by David Ballo, Senior RF Application Development Engineer, Keysight Technologies
This two-part article describes how a modern vector network analyzer (VNA), in this case Keysight’s PNA-X Series, can be used for comprehensive testing of mixers and frequency converters. The first installment in the series was in the September issue of MPD and continues here with further details on specific applications that are well served by modern VNAs. Part one of this article appeared in the September 2023 issue of Microwave Product Digest and is available here.
Power Sweeps for Gain and Phase Compression
Power sweeps at a fixed frequency are useful for characterizing non-linear behavior such as gain and phase compression (also called phase versus drive). Power sweeps are also used for the related measurements of AM-to-AM and AM-to-PM conversion, where the slope of the gain and phase plots versus input power are calculated.
Gain compression is one of the most common figures of merit for active devices. It is generally considered the approximate point where a device transitions from linear to nonlinear behavior and is defined as the input or output power where the device’s gain drops by x dB compared to the linear or small-signal gain, where the user defines x. Typically, x is 1 dB and the compression point is P1dB.
Gain compression is easily measured on a frequency converter by performing a power sweep at the device’s input while measuring conversion gain (SC21). This can be repeated with different mixing plans, for example, with different input and LO frequencies or a fixed input frequency and different LO frequencies.
In Figure 1, Tr 1 shows a measurement of gain compression, where the input was swept from -40 dBm to -20 dBm. A compression marker (a marker-search function) shows the gain and input and output power associated with the 1 dB gain compression point. Using the AM Distortion feature (AM-AM), Tr 2 shows the compression response normalized to zero at the start of the power sweep, which is assumed to be in the DUT’s linear region of operation. By enabling the checkbox for “Y-axis = Slope Calculated Over Aperture” in the AM distortion feature, the derivative of the gain compression trace is directly displayed (Tr 3) and shows the change in decibels of gain per decibel change in input power. At the 1 dB compression point, the slope of the compression curve is -0.48 dB/dB.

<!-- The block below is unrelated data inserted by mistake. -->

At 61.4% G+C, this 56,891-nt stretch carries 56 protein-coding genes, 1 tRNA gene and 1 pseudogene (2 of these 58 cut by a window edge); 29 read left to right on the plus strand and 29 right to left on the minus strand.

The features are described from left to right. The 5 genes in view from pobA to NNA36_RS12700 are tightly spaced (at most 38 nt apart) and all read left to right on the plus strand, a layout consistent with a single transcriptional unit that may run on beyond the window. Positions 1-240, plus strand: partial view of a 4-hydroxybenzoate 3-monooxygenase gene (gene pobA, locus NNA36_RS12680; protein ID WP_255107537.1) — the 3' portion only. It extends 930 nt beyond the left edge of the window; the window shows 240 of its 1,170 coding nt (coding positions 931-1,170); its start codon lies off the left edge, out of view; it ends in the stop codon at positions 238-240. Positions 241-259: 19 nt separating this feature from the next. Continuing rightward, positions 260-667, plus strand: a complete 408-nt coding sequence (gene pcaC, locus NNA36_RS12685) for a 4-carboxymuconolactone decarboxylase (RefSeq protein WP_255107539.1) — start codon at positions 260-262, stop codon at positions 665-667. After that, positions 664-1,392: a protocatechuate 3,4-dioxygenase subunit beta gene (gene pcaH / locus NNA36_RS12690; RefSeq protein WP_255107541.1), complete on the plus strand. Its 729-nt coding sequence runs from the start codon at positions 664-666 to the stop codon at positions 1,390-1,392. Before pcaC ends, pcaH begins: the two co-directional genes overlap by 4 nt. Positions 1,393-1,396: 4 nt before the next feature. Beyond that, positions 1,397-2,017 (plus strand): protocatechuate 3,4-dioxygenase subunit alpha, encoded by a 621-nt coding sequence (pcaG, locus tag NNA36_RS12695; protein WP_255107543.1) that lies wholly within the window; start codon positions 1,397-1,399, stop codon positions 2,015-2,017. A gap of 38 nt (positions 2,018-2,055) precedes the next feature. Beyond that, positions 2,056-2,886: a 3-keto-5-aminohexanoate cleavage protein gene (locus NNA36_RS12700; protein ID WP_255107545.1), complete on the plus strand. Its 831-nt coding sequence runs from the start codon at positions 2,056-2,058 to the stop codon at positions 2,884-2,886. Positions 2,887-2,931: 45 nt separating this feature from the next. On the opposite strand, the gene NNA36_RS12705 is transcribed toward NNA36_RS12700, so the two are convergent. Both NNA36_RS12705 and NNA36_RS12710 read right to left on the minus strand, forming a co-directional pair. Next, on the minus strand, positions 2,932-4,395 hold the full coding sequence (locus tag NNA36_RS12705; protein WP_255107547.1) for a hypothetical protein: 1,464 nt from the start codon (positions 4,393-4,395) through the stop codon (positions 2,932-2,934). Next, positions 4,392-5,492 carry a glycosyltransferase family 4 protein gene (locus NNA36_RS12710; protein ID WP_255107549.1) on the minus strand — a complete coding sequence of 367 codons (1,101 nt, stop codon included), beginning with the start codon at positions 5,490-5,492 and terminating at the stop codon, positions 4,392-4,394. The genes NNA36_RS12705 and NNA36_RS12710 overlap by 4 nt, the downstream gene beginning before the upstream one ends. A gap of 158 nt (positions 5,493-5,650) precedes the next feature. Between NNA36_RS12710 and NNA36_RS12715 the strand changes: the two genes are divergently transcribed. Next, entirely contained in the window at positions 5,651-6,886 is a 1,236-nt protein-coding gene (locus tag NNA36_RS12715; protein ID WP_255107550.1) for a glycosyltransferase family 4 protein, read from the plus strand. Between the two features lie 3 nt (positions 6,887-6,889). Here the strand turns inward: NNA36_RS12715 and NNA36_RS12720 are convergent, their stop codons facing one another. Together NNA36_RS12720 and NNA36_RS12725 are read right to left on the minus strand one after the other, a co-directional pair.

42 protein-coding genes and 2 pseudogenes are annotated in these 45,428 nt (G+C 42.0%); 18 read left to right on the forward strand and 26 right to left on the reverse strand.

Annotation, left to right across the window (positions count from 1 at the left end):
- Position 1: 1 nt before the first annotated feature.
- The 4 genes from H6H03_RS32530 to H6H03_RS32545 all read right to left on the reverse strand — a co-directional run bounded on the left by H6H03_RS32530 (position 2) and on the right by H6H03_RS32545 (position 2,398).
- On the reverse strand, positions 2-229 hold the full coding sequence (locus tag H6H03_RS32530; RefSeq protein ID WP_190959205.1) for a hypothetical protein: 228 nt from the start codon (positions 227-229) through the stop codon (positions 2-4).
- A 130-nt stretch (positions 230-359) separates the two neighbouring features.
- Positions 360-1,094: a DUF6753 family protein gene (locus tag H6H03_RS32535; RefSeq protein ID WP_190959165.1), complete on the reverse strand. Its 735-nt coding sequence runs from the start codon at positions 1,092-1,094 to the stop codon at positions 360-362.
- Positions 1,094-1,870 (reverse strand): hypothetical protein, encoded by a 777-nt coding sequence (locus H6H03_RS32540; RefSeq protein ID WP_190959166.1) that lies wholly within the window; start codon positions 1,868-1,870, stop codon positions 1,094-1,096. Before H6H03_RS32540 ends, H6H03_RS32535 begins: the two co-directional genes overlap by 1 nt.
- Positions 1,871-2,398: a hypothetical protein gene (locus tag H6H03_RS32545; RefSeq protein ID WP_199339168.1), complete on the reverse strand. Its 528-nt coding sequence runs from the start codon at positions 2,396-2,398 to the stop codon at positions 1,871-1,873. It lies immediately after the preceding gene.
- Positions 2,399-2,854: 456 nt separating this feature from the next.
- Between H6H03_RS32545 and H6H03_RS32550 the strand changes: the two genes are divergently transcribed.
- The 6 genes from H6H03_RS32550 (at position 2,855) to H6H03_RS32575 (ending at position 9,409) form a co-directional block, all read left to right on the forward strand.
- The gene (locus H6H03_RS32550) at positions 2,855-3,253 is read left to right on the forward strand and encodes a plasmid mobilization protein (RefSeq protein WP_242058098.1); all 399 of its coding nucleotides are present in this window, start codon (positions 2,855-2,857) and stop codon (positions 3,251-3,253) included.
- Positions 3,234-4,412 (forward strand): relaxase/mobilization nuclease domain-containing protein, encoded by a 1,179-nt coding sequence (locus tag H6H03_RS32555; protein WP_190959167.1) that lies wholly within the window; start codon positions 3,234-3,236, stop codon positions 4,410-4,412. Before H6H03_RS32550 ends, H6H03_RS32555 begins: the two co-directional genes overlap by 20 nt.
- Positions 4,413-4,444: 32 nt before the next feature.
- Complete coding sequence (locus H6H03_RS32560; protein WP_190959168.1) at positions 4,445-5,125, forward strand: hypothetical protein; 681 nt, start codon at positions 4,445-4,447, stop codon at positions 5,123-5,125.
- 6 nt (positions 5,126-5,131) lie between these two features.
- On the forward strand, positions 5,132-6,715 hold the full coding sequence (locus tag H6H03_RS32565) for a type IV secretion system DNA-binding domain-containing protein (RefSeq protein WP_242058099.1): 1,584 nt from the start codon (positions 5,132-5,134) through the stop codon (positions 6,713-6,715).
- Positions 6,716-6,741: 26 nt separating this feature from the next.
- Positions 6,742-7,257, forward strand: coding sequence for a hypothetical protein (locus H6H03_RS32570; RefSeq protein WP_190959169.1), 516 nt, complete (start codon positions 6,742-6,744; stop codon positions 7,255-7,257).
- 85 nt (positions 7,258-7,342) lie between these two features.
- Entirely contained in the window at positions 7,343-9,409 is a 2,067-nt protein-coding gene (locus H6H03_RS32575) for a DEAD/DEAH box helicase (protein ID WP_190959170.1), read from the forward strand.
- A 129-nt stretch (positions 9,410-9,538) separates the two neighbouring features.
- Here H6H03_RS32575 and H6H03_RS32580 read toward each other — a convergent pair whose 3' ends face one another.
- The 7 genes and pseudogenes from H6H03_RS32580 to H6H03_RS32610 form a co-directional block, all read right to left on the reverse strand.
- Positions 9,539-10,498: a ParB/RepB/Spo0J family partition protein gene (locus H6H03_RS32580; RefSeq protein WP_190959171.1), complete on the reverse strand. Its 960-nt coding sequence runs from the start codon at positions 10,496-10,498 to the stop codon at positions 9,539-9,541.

A similar plot but with the traces formatted as phase is shown in Figure 2, where Tr 1 shows phase versus drive, and Tr 2 is the same response but with the AM Distortion feature (AM-PM) enabled, which normalizes the phase at the start of the power sweep to zero. Tzvhe phase compression marker on this trace shows that 1 deg. of phase compression occurs with considerably less power than the 1 dB gain compression point. With the Y-axis aperture checkbox enabled (Tr 3), the phase change per decibel change in input power at the 1-deg. compression point is shown as -0.33 degree/dB.
A related measurement to phase compression or phase versus drive is a measurement often called phase transfer. In this case, a large out-of-band signal is swept in power while the phase response of a smaller in-band signal is measured. This measurement must be done outside of SMC+Phase using a standard channel’s frequency-offset mode (FOM). The setup takes advantage of the PNA-X’s built-in signal combiner, which routes source 2 through the combiner and out through port 1, as shown in the path configuration dialog in Figure 3. The primary source supplies the swept-power out-of-band signal at 6.41 GHz, while the second source supplies a constant-power in-band signal at 5.91 GHz. The receivers are tuned to the in-band output frequency (1.51 GHz), and source 3 (available with Option XSB) provides the 4.4 GHz DUT LO from the rear panel to port 3. An external signal generator could also be used for the LO signal.